It was an immense delight to read this article in Harvard Business Review (HBR) on “The Future of Leadership Development”.In addition to highly pertinent content, the fact that the authors (Mihnea Moldoveanu and Das Narayandas) are world renowned authorities in the space adds additional credence to the subject of Employee/Executive Education.
Issues / Challenges
The issue with current educational models is well known and is well captured by the authors:
“Executive education programs also fall short of their own stated objective. “Lifelong learning” has been a buzzword in corporate and university circles for decades, but it is still far from a reality. Traditional executive education is simply too episodic, exclusive, and expensive to achieve that goal. Not surprisingly, top business schools, including Rotman and HBS, have seen demand increase significantly for customized, cohort-based programs that address companies’ idiosyncratic talent-development needs. Corporate universities and the personal learning cloud—the growing mix of online courses, social and interactive platforms, and learning tools from both traditional institutions and upstarts—are filling the gap.”
The following are the root causes for the current industry challenge:
- Gap in motivations. Organizations have a long term horizon for executive education and expect a long tenure, whereas employees expect short term ROI and don’t necessarily remain with the employers who’ve paid for their training.
- Gap between the skills that executive programs build and those that firms require—In today’s flat, networked, increasingly collaborative organizations, interpersonal skills play a far more significant role in employee productivity. Traditionally executive education has focused on teaching cognitive skills and measuring their development.
- Skills transfer gap. Executives seem to find very little from their training programs that they can take to their jobs and deliver short term productivity gains to the employer.
|Business schools with open programs A large store of intellectual and pedagogical capital Limited capability to provide contextualized learning||Business schools with open programs||Limited capability to provide contextualized learning Inadequate follow-up when customization reaches the realm of personal learning and design|
|Strategic consultancies||A highly contextualized approach to skills transfer and development||Inadequate technology and know-how for evaluation and feedback|
|Human resources consultancies||Can identify participants’ core skills to create fully individualized coaching and development A shortage of expertise in relevant functional domains||Limited ability to measure skills acquisition and application|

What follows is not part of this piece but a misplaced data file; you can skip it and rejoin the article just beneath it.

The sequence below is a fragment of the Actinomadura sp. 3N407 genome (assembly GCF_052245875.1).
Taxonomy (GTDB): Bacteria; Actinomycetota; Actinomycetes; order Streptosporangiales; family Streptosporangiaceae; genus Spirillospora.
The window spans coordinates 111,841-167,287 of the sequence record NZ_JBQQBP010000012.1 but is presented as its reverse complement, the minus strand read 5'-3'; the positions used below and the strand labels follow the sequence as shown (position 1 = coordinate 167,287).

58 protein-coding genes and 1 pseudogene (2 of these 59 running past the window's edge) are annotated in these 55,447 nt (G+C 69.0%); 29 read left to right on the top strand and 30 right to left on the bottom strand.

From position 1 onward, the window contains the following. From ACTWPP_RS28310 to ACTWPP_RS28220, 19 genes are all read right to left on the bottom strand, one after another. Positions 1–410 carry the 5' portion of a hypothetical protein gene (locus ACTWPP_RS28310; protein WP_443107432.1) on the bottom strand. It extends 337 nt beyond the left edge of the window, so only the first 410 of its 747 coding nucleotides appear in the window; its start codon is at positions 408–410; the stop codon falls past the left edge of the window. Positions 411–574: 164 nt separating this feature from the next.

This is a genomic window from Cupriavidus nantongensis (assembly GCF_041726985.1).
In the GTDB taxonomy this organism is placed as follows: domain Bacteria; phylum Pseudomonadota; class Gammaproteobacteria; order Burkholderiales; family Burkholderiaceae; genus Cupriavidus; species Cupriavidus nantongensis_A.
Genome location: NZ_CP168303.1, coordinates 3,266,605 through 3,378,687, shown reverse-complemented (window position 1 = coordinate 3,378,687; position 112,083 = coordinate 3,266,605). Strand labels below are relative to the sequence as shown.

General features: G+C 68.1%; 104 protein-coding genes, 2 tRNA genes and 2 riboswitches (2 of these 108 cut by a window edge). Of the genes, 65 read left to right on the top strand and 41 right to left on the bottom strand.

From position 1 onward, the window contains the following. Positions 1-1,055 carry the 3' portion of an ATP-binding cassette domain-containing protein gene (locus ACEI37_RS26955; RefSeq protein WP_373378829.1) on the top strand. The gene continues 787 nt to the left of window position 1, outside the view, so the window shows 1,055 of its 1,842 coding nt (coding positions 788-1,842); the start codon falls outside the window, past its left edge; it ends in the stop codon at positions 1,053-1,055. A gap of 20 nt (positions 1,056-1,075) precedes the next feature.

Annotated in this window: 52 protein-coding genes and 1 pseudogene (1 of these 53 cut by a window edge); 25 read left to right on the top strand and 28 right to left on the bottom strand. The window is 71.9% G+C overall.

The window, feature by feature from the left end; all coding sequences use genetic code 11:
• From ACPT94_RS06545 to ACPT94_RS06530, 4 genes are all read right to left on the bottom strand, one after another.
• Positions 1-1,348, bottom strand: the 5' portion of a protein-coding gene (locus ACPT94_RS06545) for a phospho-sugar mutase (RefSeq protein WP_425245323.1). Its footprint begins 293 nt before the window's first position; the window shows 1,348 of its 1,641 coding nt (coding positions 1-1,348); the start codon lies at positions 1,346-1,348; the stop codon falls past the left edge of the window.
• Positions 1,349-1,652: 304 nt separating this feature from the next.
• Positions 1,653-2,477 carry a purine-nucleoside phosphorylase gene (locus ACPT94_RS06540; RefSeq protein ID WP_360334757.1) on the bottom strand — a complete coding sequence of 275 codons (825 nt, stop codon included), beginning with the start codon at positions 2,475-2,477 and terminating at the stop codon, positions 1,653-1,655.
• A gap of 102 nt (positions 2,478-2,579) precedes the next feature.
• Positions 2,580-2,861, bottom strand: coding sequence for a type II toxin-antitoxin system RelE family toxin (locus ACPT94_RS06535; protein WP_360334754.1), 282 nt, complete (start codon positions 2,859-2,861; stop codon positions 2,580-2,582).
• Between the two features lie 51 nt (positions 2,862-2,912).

|Corporate universities||Can deliver content that is immediately relevant to the organization, and in the context in which the skills will be applied||Limited ability to measure skills acquisition and application|
|Remote personalized learning platforms||Low-cost alternatives to programs that transfer functional and technical knowledge||Limits on contextualized learning and the development of relational, affective, and collaborative skills|
Personal Learning Cloud (PLC)
The most important aspect of the article is the fact that the authors have identified a very pivotal learning tool that they term Personal Learning Cloud (PLC). The key tenets of PLC are the following:
- Personalized- Employees can pursue the skills development program or practice that is right for them, at their own pace, using media that are optimally suited to their particular learning style and work environment.
- Socialized - As every one knows all too well, collaboration is key to effective learning. The PLC enables the organic and planned formation of teams and cohorts of learners who are jointly involved in developing new skills and capabilities.
- Contextualized- The PLC enables people to pick up knowledge assets that are pertinent to their jobs and one that they can immediately apply so that there is positive ROI for employee and employer.
- Managed - Learning outcomes can be transparently tracked, credentialed, managed and monitored to deliver ongoing value to employer and employee.
We at KloudLearn strive to provide employees and employers the tools to enhance employee learning and productivity. The good news is that employees and team members have a tremendous amount of knowledge and information, KloudLearn attempts to marshall it, organize it and make it available to meet your professional goals. This allows the average employee to benefit from the “guru” or “expert”.